As Vultures Swirl Over American Management, the Airline’s Operation Appears to Improve

Just as American Airlines management may be facing their biggest test yet with their board of directors the airline’s operation appears to be improving after a long, hot mess of a summer.

Over the summer the carrier cancelled more flights than anyone, faced not just with a mechanics’ job action but also too much deferred maintenance and management failure to deploy parts where they were needed.

However the month of September was American’s best in two years based on the most important metric of on-time arrivals.

Delta focuses on A0 – exact on-time arrivals. For American I’ll gladly take A14, arriving almost on time.

There’s lip service here to the airline’s historical commitment to D0, exact on-time departures, however if they can lead with anything else it could be beneficial to customers. To be sure, departing on time helps arrive on time but does not mean arriving on time. Airlines certainly delegate too much control to the government from the time of pushback to touch down. However their own operational decisions at airports from scheduling to maintenance determine gate and alley availability to get planes in and out of airports, D0 push back notwithstanding.

And the obsessive focus on D0 has meant measuring whether flights and employees hit the metric, rather than creating the conditions necessary to hit those metrics including,

  • Making sure gates are properly staffed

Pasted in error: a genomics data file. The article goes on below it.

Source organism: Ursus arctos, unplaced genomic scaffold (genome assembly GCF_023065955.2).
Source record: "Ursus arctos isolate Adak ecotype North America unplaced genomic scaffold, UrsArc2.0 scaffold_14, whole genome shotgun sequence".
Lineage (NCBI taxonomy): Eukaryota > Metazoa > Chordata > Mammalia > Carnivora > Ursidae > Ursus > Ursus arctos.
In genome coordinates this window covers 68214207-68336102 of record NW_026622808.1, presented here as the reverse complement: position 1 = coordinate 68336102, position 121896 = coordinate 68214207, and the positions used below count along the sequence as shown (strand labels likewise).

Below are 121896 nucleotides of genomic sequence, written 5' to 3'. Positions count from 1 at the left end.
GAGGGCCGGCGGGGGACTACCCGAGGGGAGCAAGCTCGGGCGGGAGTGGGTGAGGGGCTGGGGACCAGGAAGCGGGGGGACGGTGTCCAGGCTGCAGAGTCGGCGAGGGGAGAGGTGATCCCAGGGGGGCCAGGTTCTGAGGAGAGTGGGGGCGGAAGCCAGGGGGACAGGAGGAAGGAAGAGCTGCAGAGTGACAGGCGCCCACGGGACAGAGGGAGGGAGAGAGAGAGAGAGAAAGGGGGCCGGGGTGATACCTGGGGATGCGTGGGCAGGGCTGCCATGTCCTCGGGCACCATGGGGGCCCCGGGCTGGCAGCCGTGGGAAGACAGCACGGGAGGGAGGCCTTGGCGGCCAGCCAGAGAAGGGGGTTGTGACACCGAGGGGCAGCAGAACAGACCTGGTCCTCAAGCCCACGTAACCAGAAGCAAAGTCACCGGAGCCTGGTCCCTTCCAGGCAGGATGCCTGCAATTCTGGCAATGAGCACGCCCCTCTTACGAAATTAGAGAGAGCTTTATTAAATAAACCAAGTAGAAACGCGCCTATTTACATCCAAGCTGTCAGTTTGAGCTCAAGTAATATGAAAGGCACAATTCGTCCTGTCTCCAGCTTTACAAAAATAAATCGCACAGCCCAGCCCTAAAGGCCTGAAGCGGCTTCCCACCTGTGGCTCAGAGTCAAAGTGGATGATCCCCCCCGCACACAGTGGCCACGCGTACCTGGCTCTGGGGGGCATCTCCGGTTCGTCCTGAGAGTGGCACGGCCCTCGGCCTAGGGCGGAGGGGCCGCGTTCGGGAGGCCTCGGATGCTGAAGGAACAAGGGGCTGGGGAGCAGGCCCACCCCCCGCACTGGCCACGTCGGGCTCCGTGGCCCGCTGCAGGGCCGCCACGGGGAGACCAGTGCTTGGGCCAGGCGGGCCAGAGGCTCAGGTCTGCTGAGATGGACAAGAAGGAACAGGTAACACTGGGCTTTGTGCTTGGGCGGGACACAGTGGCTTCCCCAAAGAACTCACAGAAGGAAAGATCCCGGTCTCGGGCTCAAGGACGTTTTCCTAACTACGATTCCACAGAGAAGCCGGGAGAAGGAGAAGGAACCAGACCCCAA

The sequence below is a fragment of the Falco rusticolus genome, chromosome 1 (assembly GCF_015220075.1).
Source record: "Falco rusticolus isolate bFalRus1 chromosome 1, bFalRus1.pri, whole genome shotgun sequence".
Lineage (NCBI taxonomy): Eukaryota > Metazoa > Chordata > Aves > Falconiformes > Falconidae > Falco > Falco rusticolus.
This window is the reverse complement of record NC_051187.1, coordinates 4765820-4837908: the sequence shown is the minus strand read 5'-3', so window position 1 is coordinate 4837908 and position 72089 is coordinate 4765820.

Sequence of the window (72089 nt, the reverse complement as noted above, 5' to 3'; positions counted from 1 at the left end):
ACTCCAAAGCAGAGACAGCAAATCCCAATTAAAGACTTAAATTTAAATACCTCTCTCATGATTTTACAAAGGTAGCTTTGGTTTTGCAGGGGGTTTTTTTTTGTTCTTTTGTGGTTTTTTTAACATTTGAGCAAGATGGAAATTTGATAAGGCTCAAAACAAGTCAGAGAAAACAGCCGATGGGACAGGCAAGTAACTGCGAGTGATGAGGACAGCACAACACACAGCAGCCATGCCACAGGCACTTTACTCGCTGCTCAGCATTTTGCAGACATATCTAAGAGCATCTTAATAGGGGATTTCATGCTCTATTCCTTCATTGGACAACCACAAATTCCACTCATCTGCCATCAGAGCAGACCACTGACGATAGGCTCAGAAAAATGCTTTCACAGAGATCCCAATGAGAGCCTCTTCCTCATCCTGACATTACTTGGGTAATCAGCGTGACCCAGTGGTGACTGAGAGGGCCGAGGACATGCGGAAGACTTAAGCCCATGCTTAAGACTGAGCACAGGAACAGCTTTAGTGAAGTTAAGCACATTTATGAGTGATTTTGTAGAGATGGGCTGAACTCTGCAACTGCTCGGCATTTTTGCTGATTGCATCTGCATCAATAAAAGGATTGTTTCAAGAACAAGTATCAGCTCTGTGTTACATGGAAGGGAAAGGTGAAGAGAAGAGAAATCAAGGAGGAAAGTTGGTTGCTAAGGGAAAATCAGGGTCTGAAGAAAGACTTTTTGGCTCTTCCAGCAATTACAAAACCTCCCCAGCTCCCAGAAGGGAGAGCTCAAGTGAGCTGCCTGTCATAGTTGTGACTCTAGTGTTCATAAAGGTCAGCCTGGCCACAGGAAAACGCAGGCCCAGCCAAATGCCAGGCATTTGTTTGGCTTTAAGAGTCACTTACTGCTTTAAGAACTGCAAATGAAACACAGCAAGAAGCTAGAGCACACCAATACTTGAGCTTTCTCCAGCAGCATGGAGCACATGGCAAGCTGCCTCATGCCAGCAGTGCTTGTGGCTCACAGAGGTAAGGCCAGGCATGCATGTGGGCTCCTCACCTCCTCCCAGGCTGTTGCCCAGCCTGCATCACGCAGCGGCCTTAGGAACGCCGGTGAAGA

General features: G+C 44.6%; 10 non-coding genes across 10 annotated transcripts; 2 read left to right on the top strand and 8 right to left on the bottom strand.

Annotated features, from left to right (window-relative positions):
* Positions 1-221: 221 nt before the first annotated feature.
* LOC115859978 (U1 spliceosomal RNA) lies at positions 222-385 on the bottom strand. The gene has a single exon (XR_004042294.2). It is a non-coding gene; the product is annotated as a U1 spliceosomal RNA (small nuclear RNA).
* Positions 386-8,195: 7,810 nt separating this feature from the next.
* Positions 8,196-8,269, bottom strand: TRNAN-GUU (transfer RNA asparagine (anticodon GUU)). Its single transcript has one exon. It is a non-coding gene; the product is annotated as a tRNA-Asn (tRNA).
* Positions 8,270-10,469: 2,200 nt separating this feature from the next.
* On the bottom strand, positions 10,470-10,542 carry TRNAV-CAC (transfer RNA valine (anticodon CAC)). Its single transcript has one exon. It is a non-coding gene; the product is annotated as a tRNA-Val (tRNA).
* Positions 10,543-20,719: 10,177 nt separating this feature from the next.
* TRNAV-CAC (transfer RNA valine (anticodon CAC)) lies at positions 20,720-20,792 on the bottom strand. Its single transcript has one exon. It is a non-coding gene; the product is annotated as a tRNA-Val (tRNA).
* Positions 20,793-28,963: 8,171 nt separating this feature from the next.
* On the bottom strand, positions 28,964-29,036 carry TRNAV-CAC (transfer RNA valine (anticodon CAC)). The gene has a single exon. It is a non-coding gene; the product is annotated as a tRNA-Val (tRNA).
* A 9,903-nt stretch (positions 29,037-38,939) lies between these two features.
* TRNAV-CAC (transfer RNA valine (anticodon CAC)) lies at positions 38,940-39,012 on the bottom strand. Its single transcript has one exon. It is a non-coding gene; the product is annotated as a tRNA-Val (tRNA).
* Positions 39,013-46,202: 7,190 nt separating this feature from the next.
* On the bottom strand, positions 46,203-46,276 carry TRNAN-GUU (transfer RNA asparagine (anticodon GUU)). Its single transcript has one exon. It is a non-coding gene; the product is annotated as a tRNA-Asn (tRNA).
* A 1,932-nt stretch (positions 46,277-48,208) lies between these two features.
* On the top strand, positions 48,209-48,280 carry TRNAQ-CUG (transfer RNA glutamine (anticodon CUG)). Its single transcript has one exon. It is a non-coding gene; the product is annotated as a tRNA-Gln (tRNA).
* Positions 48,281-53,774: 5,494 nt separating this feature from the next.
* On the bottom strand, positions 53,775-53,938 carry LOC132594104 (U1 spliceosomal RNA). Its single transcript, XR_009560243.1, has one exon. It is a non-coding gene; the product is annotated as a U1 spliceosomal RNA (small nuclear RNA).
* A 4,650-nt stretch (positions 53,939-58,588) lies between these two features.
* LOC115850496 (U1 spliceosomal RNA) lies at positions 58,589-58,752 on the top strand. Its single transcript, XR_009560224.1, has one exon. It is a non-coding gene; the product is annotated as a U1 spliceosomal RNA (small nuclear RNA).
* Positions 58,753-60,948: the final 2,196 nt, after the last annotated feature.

• So that upgrades and standbys can be properly cleared
  • Getting flights catered on time
  • Allowing customers to board with their bags when overhead bin space is available
  • And having planes cleaned

Customers don’t actually care about exact on time departures. They care about on time arrivals. Managers yelling at flight attendants who take a delay to cater international first class, or when first class meals are missing on the outbound of a double catered flight, where gate agents don’t clear upgrades or demand passengers gate check bags just in case bins wind up full (out of fear that gate checking will take too much time and risk D0, getting them called in) doesn’t deliver an experience customers want.

Now that the carrier seems to be beginning to get its operation running right – hopefully this continues – employees will be less stressed and happier. When I walked into my home Admirals Club in Austin on Wednesday morning staff there seemed thrilled that flights were going off as expected. They aren’t hurriedly rebooking customers, they aren’t dealing with unhappy passengers. And these employees are the ones more than any others I’ve met at the company who want to deliver for their customers. This summer’s inability to do so seemed to take a real toll.

American deserves congratulations for improving its operation, doubly so because they’re leading with and trumpeting arrival statistics and not just D0.

About Gary Leff

Gary Leff is one of the foremost experts in the field of miles, points, and frequent business travel - a topic he has covered since 2002. Co-founder of frequent flyer community, emcee of the Freddie Awards, and named one of the "World's Top Travel Experts" by Conde' Nast Traveler (2010-Present) Gary has been a guest on most major news media, profiled in several top print publications, and published broadly on the topic of consumer loyalty. More About Gary »

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  1. It’s funny – I had my worst AA month in a long time in September. 3 flights with an arrival delay for more than an a hour. That’s more than I had in all of 2018.